Dust Thou Art and to Dust...
by Rev. Canon Stewart Murray, Incumbent at St. Barnabas, Ottawa
published in ‘Crosstalk’, February, 2018
Ash Wednesday, the beginning of the season of Lent, has been a very difficult day for me since the beginning of my priesthood. I will never forget my first Ash Wednesday as the assistant curate at St. Richard’s (now Julian of Norwich) when I first pressed my thumb into the bowl of ashes, made the sign of the cross on the foreheads of the people lining the communion rail and said the words “Remember that thou art dust and to dust shalt thou return.” It was a stark reminder that a central part of my ministry and of the Church was to live with the reality of the certainty of suffering and death.
The Christian faith is unwavering in shining the light of hope and truth into the dark corners of our world and of our hearts – but our modern society would rather not deal with suffering and death. We are a society that is focused on the individual and on our individual wants and desires as the only way of discovering what gives meaning and purpose to living. With the dismissal of the experience of those who have gone before us and acceptance of the idea that only our experience is of value, we no longer have a way of understanding suffering and death. Ads of every kind want to sell us a vision that we can forestall and even perhaps avoid any kind of suffering, and maybe even live for ever, if only we use this pill, or cream or dedicate ourselves to a rigorous regime of exercise. A challenge to this way of thinking occurs when, despite all our efforts and denials, suffering touches our lives and shatters our carefully constructed world; we find we have no means of coming to terms with the new reality.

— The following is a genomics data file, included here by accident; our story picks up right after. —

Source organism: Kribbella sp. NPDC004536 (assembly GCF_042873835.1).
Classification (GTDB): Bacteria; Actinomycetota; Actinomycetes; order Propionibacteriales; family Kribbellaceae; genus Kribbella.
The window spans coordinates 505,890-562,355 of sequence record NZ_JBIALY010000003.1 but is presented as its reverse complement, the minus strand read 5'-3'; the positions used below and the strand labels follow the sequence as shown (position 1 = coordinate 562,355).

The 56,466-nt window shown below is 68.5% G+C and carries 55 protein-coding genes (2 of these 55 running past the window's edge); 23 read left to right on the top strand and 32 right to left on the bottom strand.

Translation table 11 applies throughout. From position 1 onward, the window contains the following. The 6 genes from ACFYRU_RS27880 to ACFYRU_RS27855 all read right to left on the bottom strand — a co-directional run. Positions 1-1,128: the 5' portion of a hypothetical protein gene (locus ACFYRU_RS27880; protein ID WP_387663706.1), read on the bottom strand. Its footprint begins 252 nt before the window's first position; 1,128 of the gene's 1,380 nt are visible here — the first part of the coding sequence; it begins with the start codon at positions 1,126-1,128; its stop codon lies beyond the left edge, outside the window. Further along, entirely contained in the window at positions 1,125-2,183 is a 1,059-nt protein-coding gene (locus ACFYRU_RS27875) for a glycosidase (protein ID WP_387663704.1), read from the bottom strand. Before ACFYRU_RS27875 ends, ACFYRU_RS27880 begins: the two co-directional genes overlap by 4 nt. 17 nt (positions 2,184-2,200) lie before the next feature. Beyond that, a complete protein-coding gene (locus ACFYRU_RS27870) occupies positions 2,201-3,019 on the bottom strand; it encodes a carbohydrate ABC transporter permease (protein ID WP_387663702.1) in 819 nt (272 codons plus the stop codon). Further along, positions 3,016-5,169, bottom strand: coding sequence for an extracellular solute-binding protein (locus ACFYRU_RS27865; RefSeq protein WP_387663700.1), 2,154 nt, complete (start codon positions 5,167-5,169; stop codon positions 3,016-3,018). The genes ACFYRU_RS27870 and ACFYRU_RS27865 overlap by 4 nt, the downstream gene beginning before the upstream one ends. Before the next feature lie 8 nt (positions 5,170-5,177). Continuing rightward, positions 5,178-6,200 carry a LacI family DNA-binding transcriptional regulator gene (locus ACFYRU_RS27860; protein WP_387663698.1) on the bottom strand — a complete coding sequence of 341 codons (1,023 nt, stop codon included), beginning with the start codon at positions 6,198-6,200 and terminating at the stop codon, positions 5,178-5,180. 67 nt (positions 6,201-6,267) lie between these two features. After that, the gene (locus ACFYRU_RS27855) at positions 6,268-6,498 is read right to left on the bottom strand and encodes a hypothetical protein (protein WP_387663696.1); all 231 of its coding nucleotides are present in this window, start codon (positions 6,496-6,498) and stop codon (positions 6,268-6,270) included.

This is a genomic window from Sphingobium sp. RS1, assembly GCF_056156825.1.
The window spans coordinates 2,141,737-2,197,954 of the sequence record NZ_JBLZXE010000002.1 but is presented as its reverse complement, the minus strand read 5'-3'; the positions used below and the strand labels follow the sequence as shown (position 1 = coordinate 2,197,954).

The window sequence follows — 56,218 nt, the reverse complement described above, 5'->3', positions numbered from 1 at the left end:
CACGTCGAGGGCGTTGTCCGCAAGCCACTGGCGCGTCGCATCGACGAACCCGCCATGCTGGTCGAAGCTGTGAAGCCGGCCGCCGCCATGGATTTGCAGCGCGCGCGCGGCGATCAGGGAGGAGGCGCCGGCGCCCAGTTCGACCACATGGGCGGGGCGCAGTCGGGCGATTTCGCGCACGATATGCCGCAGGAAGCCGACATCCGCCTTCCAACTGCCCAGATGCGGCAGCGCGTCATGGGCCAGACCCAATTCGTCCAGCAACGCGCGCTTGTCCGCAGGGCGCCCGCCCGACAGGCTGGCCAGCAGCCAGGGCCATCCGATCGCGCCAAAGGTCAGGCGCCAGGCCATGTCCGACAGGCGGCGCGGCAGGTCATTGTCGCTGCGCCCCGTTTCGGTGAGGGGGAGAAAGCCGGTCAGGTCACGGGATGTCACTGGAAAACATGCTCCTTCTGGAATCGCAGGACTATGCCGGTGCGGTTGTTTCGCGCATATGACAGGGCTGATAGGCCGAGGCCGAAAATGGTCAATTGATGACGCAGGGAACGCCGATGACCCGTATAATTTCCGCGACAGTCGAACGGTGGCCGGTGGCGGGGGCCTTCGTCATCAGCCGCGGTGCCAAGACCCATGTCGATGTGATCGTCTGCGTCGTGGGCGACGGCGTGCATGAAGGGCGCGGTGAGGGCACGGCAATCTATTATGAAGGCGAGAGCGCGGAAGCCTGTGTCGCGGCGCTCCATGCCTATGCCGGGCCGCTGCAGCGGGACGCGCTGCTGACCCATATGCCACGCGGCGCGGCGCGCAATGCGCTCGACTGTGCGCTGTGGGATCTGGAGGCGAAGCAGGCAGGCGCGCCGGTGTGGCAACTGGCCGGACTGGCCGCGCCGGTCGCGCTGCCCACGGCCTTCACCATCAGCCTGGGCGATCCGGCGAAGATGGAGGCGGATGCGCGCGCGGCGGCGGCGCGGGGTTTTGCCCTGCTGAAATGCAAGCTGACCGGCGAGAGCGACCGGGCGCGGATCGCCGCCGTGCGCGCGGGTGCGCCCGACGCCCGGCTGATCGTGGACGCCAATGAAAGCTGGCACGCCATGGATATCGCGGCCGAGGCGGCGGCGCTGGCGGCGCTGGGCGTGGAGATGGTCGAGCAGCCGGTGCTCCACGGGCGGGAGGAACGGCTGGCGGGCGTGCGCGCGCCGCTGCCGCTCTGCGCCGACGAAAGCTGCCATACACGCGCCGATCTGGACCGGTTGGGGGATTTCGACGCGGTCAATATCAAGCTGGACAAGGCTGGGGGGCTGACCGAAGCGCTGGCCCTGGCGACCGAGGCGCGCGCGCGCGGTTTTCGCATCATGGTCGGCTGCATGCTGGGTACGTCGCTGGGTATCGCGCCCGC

Suffering takes many forms, physical, mental and spiritual. The pain of the loss of someone we love in death or the end of a relationship can be as devastating as physical pain. The spiritual suffering caused by the shattering of our view of ourselves and of our self-made world can lead to depression and hopelessness. Where can we turn to find a new way of understanding ourselves and our world? As Christians, we turn to Christ and the Gospel to find hope and a new way of understanding our life. In the Christ of the Gospel we see the living God entering into the brokenness and suffering of our world, not a sanitized Christ of the stained-glass windows but one who in the midst of suffering brings hope.
The image of Christ crucified speaks in a powerful way that in Christ God has touched the very depths of the human experience of suffering and loss. By the grace of God, we can find new strength and hope in the midst of our suffering. No one would choose to suffer, but suffering can open us to a deeper relationship with Christ who knows the loneliness of suffering, and the despair that can be so devastating. Suffering can help us to see the people and the world in a deeper way and to focus on what is most important in life. As a parish community, suffering and difficulties gives us an opportunity to live the words of St. Paul in his letter to the Romans: “Rejoice with them that do rejoice, and weep with them that weep.” So often suffering and difficulty isolate us from others, but as a Christian community, we have the opportunity to be a tangible instrument of Christ’s loving presence.
We are but dust, but by the saving work of Christ we are now children of the living God, restored to eternal life and called to share in the ministry of Christ and His Church. Some dust – such Glory.